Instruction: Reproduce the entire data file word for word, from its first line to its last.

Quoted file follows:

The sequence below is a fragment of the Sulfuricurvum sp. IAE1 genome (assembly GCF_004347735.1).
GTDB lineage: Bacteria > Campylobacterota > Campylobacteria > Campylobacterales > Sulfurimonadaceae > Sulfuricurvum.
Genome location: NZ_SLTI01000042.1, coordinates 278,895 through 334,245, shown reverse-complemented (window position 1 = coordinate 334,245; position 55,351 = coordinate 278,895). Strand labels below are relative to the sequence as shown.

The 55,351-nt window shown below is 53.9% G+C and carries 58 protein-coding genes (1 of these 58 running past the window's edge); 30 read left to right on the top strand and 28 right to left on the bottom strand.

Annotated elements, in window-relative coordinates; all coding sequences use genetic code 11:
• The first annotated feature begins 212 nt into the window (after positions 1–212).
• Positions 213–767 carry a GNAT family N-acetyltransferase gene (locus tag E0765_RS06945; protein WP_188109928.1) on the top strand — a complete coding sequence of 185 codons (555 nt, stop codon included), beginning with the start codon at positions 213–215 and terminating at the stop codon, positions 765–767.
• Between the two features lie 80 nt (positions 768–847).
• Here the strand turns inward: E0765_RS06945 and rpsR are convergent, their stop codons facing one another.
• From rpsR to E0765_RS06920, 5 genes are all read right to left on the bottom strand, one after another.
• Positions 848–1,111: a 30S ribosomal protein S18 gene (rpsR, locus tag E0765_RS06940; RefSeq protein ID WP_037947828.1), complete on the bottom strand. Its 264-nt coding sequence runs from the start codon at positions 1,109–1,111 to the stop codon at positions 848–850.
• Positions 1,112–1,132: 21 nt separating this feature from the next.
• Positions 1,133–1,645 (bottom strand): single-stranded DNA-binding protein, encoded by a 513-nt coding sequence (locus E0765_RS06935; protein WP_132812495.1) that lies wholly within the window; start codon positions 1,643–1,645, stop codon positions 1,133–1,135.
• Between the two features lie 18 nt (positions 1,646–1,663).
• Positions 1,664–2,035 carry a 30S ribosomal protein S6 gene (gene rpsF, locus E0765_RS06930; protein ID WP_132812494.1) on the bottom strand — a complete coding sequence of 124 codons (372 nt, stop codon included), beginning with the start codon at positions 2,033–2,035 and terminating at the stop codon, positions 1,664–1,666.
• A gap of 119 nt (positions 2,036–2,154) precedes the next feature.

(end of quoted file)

The sequence below is a fragment of the Sulfuricurvum sp. IAE1 genome (assembly GCF_004347735.1).
GTDB lineage: Bacteria > Campylobacterota > Campylobacteria > Campylobacterales > Sulfurimonadaceae > Sulfuricurvum.
Genome location: NZ_SLTI01000042.1, coordinates 278,895 through 334,245, shown reverse-complemented (window position 1 = coordinate 334,245; position 55,351 = coordinate 278,895). Strand labels below are relative to the sequence as shown.

The 55,351-nt window shown below is 53.9% G+C and carries 58 protein-coding genes (1 of these 58 running past the window's edge); 30 read left to right on the top strand and 28 right to left on the bottom strand.

Annotated elements, in window-relative coordinates; all coding sequences use genetic code 11:
• The first annotated feature begins 212 nt into the window (after positions 1–212).
• Positions 213–767 carry a GNAT family N-acetyltransferase gene (locus tag E0765_RS06945; protein WP_188109928.1) on the top strand — a complete coding sequence of 185 codons (555 nt, stop codon included), beginning with the start codon at positions 213–215 and terminating at the stop codon, positions 765–767.
• Between the two features lie 80 nt (positions 768–847).
• Here the strand turns inward: E0765_RS06945 and rpsR are convergent, their stop codons facing one another.
• From rpsR to E0765_RS06920, 5 genes are all read right to left on the bottom strand, one after another.
• Positions 848–1,111: a 30S ribosomal protein S18 gene (rpsR, locus tag E0765_RS06940; RefSeq protein ID WP_037947828.1), complete on the bottom strand. Its 264-nt coding sequence runs from the start codon at positions 1,109–1,111 to the stop codon at positions 848–850.
• Positions 1,112–1,132: 21 nt separating this feature from the next.
• Positions 1,133–1,645 (bottom strand): single-stranded DNA-binding protein, encoded by a 513-nt coding sequence (locus E0765_RS06935; protein WP_132812495.1) that lies wholly within the window; start codon positions 1,643–1,645, stop codon positions 1,133–1,135.
• Between the two features lie 18 nt (positions 1,646–1,663).
• Positions 1,664–2,035 carry a 30S ribosomal protein S6 gene (gene rpsF, locus E0765_RS06930; protein ID WP_132812494.1) on the bottom strand — a complete coding sequence of 124 codons (372 nt, stop codon included), beginning with the start codon at positions 2,033–2,035 and terminating at the stop codon, positions 1,664–1,666.
• A gap of 119 nt (positions 2,036–2,154) precedes the next feature.